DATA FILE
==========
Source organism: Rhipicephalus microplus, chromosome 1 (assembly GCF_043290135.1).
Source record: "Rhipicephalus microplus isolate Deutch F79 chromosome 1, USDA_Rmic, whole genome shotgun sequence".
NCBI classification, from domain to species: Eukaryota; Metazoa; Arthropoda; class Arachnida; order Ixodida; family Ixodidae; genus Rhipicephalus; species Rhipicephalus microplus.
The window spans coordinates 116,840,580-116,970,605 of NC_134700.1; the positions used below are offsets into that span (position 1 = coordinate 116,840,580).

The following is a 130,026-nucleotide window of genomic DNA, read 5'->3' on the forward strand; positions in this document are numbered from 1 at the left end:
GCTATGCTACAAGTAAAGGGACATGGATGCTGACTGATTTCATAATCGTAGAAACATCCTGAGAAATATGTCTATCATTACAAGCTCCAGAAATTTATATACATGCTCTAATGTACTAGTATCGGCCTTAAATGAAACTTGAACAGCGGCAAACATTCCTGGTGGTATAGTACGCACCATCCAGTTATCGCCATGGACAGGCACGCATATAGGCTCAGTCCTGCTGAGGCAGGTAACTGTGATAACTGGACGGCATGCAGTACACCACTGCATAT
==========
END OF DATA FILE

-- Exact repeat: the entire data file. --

Source organism: Rhipicephalus microplus, chromosome 1 (assembly GCF_043290135.1).
Source record: "Rhipicephalus microplus isolate Deutch F79 chromosome 1, USDA_Rmic, whole genome shotgun sequence".
NCBI classification, from domain to species: Eukaryota; Metazoa; Arthropoda; class Arachnida; order Ixodida; family Ixodidae; genus Rhipicephalus; species Rhipicephalus microplus.
The window spans coordinates 116,840,580-116,970,605 of NC_134700.1; the positions used below are offsets into that span (position 1 = coordinate 116,840,580).

The following is a 130,026-nucleotide window of genomic DNA, read 5'->3' on the forward strand; positions in this document are numbered from 1 at the left end:
GCTATGCTACAAGTAAAGGGACATGGATGCTGACTGATTTCATAATCGTAGAAACATCCTGAGAAATATGTCTATCATTACAAGCTCCAGAAATTTATATACATGCTCTAATGTACTAGTATCGGCCTTAAATGAAACTTGAACAGCGGCAAACATTCCTGGTGGTATAGTACGCACCATCCAGTTATCGCCATGGACAGGCACGCATATAGGCTCAGTCCTGCTGAGGCAGGTAACTGTGATAACTGGACGGCATGCAGTACACCACTGCATAT